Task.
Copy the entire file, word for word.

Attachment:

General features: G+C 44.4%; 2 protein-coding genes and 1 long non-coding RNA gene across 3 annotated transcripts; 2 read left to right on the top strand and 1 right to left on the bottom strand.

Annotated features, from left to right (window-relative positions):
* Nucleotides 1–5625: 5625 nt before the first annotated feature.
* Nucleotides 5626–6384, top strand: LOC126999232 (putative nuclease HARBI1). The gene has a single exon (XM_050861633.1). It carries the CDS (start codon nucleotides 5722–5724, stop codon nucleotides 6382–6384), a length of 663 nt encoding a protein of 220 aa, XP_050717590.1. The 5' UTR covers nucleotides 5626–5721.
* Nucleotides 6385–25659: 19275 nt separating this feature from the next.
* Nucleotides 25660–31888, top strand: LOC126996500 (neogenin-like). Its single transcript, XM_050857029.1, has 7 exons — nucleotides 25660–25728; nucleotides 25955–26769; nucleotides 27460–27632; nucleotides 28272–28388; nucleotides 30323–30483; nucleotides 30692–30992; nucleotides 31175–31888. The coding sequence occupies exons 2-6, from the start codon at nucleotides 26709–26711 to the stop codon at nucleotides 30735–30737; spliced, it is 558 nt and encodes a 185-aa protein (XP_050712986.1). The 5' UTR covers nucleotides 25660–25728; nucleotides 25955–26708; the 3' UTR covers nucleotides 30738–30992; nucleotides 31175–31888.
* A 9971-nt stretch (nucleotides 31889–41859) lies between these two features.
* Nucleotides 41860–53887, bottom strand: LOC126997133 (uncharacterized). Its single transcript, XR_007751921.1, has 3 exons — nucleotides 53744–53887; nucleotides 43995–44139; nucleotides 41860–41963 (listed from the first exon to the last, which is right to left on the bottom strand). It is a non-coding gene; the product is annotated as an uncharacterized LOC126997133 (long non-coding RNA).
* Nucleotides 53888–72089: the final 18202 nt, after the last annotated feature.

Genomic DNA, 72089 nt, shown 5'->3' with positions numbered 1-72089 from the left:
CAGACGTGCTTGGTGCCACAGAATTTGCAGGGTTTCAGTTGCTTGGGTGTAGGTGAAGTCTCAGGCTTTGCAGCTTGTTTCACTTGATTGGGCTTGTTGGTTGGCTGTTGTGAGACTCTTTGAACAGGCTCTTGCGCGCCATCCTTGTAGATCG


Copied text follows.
General features: G+C 44.4%; 2 protein-coding genes and 1 long non-coding RNA gene across 3 annotated transcripts; 2 read left to right on the top strand and 1 right to left on the bottom strand.

Annotated features, from left to right (window-relative positions):
* Nucleotides 1–5625: 5625 nt before the first annotated feature.
* Nucleotides 5626–6384, top strand: LOC126999232 (putative nuclease HARBI1). The gene has a single exon (XM_050861633.1). It carries the CDS (start codon nucleotides 5722–5724, stop codon nucleotides 6382–6384), a length of 663 nt encoding a protein of 220 aa, XP_050717590.1. The 5' UTR covers nucleotides 5626–5721.
* Nucleotides 6385–25659: 19275 nt separating this feature from the next.
* Nucleotides 25660–31888, top strand: LOC126996500 (neogenin-like). Its single transcript, XM_050857029.1, has 7 exons — nucleotides 25660–25728; nucleotides 25955–26769; nucleotides 27460–27632; nucleotides 28272–28388; nucleotides 30323–30483; nucleotides 30692–30992; nucleotides 31175–31888. The coding sequence occupies exons 2-6, from the start codon at nucleotides 26709–26711 to the stop codon at nucleotides 30735–30737; spliced, it is 558 nt and encodes a 185-aa protein (XP_050712986.1). The 5' UTR covers nucleotides 25660–25728; nucleotides 25955–26708; the 3' UTR covers nucleotides 30738–30992; nucleotides 31175–31888.
* A 9971-nt stretch (nucleotides 31889–41859) lies between these two features.
* Nucleotides 41860–53887, bottom strand: LOC126997133 (uncharacterized). Its single transcript, XR_007751921.1, has 3 exons — nucleotides 53744–53887; nucleotides 43995–44139; nucleotides 41860–41963 (listed from the first exon to the last, which is right to left on the bottom strand). It is a non-coding gene; the product is annotated as an uncharacterized LOC126997133 (long non-coding RNA).
* Nucleotides 53888–72089: the final 18202 nt, after the last annotated feature.

Genomic DNA, 72089 nt, shown 5'->3' with positions numbered 1-72089 from the left:
CAGACGTGCTTGGTGCCACAGAATTTGCAGGGTTTCAGTTGCTTGGGTGTAGGTGAAGTCTCAGGCTTTGCAGCTTGTTTCACTTGATTGGGCTTGTTGGTTGGCTGTTGTGAGACTCTTTGAACAGGCTCTTGCGCGCCATCCTTGTAGATCG